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Where Has All The Talent Gone?
Esther Smith





   Somewhere there's a pearl hiding in an oyster waiting to be discovered. It would be worth plenty to the owner but it's getting harder and harder to find these valuable gems. Corporate America might call these pearls “talent elite” and the shortage is likely to get worse before it gets better.

Many companies claim to hire sub-standard management in an effort to fill positions quickly; deja vu the dotcom explosion of the ‘90s. In this tech-age some companies can't even define talent. Enron hired more than 200 MBAs at the height of its fame while others went so far as to mix Nobel Prize winners among their super-achievers.

Even with the best of the best, some companies go down in greed and mismanagement. As they all compete for ‘human resources' they fight the fiercest battle in the high-tech fields. And a win doesn't mean you'll hang onto your prize. Loyalty to the boss faded fast thanks to downsizing and companies dumping their retirement plans. Workers feel responsible for their own future today.

You can read where America's biggest corporations will lose half their senior managers in the next five years due to the baby-boomers retiring. It would seem deadly important then, to get a line of younger high-flyers onboard to promote them into these vacancies. With this in mind, many are now going global in their search and regard universities as ideal talent-catching machines.

I remember when companies gave competitive examinations to recruit alpha minds. It's not enough today - you have to work harder to woo potential recruits for high-tech positions. Companies have added millions to the budget for training and are paying more attention to employee's reasons for jumping ship.

UPS was suffering a huge turnover in drivers and discovered it was because loading the truck each morning was back-breaking work. They contracted this out to part-timers who are easier to replace than a good driver. Smart move UPS -- and a problem solving high-five!

So okay, I say - we get the picture. While corporate America scrambles to get the brainiacs, what about the rest of us? I don't have an MBA or a high-tech education. Does that mean that companies don't want the likes of me? Well no, actually they still need people to deliver their pizza, change the oil in their cars, and clean their homes.

Thanks, but no thanks. I know there will always be unskilled jobs but I also know that a percentage of unskilled workers can learn to retire prematurely if only they will get a bit smarter with their money. I learned years ago that working forty hours for a paycheck would never cut it! Residual or leveraged income set me up for monies that result from my earlier efforts. Now it keeps on coming with little or no further attention on my part.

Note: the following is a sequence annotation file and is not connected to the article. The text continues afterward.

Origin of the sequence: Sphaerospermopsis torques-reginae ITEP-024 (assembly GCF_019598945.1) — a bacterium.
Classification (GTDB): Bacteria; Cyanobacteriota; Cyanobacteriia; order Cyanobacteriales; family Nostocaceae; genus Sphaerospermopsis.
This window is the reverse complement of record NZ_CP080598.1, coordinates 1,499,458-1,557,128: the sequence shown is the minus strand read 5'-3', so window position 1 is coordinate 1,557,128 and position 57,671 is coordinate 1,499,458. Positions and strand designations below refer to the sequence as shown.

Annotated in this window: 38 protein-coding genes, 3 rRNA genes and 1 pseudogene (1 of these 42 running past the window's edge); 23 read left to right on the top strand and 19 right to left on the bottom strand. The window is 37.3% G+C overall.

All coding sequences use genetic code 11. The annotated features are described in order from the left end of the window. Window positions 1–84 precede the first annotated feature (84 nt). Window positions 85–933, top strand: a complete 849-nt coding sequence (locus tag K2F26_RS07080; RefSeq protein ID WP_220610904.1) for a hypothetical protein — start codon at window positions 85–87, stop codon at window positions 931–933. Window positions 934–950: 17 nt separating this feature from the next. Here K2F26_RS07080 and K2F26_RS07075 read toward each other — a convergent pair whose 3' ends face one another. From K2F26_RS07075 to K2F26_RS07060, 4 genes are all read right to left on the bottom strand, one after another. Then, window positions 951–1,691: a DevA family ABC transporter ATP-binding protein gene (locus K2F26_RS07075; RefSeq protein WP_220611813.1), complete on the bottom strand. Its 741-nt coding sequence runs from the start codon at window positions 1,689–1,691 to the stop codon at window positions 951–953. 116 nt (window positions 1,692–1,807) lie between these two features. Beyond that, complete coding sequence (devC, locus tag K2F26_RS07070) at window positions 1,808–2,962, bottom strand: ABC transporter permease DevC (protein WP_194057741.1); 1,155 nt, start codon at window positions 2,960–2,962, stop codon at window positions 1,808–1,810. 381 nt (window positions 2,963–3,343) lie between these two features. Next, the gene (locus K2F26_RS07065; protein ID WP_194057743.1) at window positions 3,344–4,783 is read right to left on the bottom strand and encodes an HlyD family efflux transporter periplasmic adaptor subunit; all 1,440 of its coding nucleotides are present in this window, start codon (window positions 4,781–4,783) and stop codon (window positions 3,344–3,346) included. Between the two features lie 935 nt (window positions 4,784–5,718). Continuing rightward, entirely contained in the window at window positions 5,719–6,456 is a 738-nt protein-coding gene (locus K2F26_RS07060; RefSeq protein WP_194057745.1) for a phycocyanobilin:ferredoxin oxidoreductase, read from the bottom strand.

It all began when I was introduced to a fellow who retired at age 40. This guy was not a Techie by any means; he did 13 years working along side his dad in a machine shop. Then, the Internet came along and he spent hours searching, reading, and absorbing every piece of marketing material he could find.

The Internet has produced a gigantic bed of oysters and - you guessed it - a few carry pearls. They are not any easier to find online than in the boardrooms of companies but they are there if you're a determined hunter. My friend found his pearl and after enjoying retirement for five years has returned because, he claims, he misses the excitement of online marketing success. Do it once and it's not hard to do it again.

Talent likes to cluster. They feed off of each other's brainstorms and enjoy the advantage this affords. They toss around ideas for new software or a new widget. I find them gathered in seminars taking turns on the mike, giving interviews on DVDs that sell for a pittance, and just about everywhere in eBooks and testimonials. Here then, is a collection of oysters and each one holds a pearl.

Blueprint your new life. Plan your money around it.

2006 Esther Smith

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About the Author :
Smith is the author of numerous Articles and publishes a weekly syndicated Newsletter. She has three websites and teaches would-be entrepreneurs the long term value of leveraged incomes; http://thepermanentventure.com/2up.htm Start young, retire early

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